In the first report documenting the fear, violence and rejection that gay Arabic Australians suffer, respondents speak of widespread verbal and physical violence
Gay Australian Arabs have been victims of homophobic violence, verbal abuse or pressure to act straight, a report spanning eight years shows.
Titled We’re Family Too, the report by gay and lesbian health organization ACON will be released on Tuesday (10 Apr). Report author Ghassan Kassisieh interviewed 37 gays and lesbians, their families, as well as community and religious leaders.
Seven of the respondents said they went to a doctor, priest or imam to be cured of homosexuality and one third suffered homophobic violence, some from family members, according to the report.
The majority of interviewees were Christians and from Sydney. Most of them had faced verbal abuse or pressure to be straight-acting. As families may attempt to ‘fix’ a relative’s homosexuality internally, the extent of the problem may be underreported, a social worker suggested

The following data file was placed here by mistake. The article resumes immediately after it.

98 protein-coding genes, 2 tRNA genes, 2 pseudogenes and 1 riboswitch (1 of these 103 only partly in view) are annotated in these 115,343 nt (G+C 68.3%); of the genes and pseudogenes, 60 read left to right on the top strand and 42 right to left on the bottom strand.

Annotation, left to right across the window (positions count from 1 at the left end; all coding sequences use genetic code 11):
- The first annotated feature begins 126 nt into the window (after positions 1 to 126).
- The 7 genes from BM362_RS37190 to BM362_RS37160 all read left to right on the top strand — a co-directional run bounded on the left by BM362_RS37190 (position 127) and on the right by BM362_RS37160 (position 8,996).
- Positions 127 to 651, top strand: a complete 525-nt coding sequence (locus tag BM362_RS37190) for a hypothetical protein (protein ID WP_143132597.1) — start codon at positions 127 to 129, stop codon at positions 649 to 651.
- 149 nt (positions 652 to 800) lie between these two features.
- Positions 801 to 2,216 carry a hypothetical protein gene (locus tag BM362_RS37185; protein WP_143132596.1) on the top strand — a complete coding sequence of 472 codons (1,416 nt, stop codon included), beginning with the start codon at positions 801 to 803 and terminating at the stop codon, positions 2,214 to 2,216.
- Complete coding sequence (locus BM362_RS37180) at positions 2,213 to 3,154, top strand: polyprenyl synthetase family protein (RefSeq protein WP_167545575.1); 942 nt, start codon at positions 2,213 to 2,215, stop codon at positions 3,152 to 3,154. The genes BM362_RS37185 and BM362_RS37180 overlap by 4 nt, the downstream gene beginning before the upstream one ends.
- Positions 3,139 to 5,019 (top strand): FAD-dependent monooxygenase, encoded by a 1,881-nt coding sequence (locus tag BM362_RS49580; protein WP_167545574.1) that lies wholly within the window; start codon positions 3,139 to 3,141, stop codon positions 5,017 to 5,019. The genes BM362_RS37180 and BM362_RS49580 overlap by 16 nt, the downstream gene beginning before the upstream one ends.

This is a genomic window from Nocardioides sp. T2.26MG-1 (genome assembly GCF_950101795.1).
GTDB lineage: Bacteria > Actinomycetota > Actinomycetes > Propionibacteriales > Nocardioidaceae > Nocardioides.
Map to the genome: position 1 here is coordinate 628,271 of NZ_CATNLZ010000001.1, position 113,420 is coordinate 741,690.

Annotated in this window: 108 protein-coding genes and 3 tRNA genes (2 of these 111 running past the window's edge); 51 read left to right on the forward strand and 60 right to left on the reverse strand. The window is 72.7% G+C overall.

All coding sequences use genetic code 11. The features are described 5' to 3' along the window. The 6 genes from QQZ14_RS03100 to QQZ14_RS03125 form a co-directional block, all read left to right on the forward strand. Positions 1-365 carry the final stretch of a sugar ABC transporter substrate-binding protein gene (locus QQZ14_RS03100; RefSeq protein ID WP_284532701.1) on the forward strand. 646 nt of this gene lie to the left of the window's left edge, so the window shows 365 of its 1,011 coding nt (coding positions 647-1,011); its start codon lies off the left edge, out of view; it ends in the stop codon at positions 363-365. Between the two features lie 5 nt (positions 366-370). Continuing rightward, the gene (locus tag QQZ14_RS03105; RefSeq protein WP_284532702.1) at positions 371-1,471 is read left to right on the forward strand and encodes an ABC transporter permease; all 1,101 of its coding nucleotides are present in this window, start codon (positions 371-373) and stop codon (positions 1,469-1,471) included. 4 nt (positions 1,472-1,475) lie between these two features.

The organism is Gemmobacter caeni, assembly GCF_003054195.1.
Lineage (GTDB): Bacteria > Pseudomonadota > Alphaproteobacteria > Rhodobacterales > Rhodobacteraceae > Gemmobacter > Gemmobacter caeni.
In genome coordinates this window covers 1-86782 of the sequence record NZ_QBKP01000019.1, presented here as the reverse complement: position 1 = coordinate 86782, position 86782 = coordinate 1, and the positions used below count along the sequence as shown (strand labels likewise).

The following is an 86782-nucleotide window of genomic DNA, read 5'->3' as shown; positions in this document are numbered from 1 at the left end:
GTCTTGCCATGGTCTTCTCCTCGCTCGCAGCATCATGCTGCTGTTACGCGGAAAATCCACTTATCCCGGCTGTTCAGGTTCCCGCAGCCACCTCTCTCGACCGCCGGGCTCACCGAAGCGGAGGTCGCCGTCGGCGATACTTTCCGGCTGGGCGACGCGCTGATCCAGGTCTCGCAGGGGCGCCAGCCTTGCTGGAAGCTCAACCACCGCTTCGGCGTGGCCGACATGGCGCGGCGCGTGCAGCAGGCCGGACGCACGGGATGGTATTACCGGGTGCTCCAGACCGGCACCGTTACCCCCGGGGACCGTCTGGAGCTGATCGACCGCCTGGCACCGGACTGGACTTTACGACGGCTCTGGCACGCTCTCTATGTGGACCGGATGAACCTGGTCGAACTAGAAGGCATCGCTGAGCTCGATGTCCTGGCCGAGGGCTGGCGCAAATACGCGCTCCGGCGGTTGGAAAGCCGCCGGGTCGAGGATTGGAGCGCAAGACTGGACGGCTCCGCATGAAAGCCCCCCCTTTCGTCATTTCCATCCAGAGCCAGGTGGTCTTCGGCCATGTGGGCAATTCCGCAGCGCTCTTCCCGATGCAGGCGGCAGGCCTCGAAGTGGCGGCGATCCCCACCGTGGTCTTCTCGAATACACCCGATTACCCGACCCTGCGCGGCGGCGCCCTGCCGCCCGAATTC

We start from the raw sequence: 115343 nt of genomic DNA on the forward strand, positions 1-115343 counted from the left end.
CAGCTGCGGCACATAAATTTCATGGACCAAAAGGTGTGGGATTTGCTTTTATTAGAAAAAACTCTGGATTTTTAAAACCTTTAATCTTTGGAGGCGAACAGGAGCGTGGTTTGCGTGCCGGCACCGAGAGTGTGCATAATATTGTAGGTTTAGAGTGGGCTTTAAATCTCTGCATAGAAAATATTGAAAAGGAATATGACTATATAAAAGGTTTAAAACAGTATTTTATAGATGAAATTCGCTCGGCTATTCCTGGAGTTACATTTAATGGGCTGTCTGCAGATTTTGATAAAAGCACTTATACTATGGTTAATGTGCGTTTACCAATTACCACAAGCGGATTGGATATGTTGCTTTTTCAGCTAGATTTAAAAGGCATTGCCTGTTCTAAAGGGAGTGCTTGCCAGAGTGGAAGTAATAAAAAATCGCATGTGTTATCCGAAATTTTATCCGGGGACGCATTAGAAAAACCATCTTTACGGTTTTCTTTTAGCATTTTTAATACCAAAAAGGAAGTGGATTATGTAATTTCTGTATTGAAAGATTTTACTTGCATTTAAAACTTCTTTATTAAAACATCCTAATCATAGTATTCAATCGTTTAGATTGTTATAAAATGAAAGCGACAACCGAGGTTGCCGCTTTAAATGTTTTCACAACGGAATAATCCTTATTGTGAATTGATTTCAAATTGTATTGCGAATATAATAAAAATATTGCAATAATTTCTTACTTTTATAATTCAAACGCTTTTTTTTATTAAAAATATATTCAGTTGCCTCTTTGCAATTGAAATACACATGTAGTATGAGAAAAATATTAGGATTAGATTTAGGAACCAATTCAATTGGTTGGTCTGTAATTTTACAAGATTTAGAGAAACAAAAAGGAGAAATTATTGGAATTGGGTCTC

The Arab Council Australia-backed report is the first to document the impact of homophobia in the Arab community and offers a chance for them to speak openly about the issue for the first time, said Kassisieh.
‘The sort of ideas that they have about homosexuality include that it's a sickness, it's a western import, it's a choice, and so it's correctable or it's curable,’ he told the ABC.
Nassim Arrage, one of the same-sex attracted (SSA) respondents, came out to his parents at 20 but his Lebanese father still does not accept it, wanting him to ‘experience being with women’ before making a final decision.
‘Arabic culture very much prioritises getting married and having children, so anyone that doesn't fit that mould, gay or otherwise, is kind of on the margins,’ Arrage said.
Kassisieh the report author is one of the most influential gay Australians and he himself migrated from Jordan to Sydney at the age of six.
A lawyer by training, Kassisieh draws much inspiration from people in the Arabic community, especially people from the days where homosexuality was criminalized, in his fight for equality and great acceptance.
‘The difficulties I have had in negotiating my own sexualities with my family inspire me to promote acceptance and tolerance in the broader community,’ Kassisieh once said.
The study shows that people from the Arabic background also faced racism and ethnic stereotyping – with an undue emphasis on sex, drugs and body image – from within the LGBT community.
Kassisieh hopes some misconceptions about the Arab community can be corrected.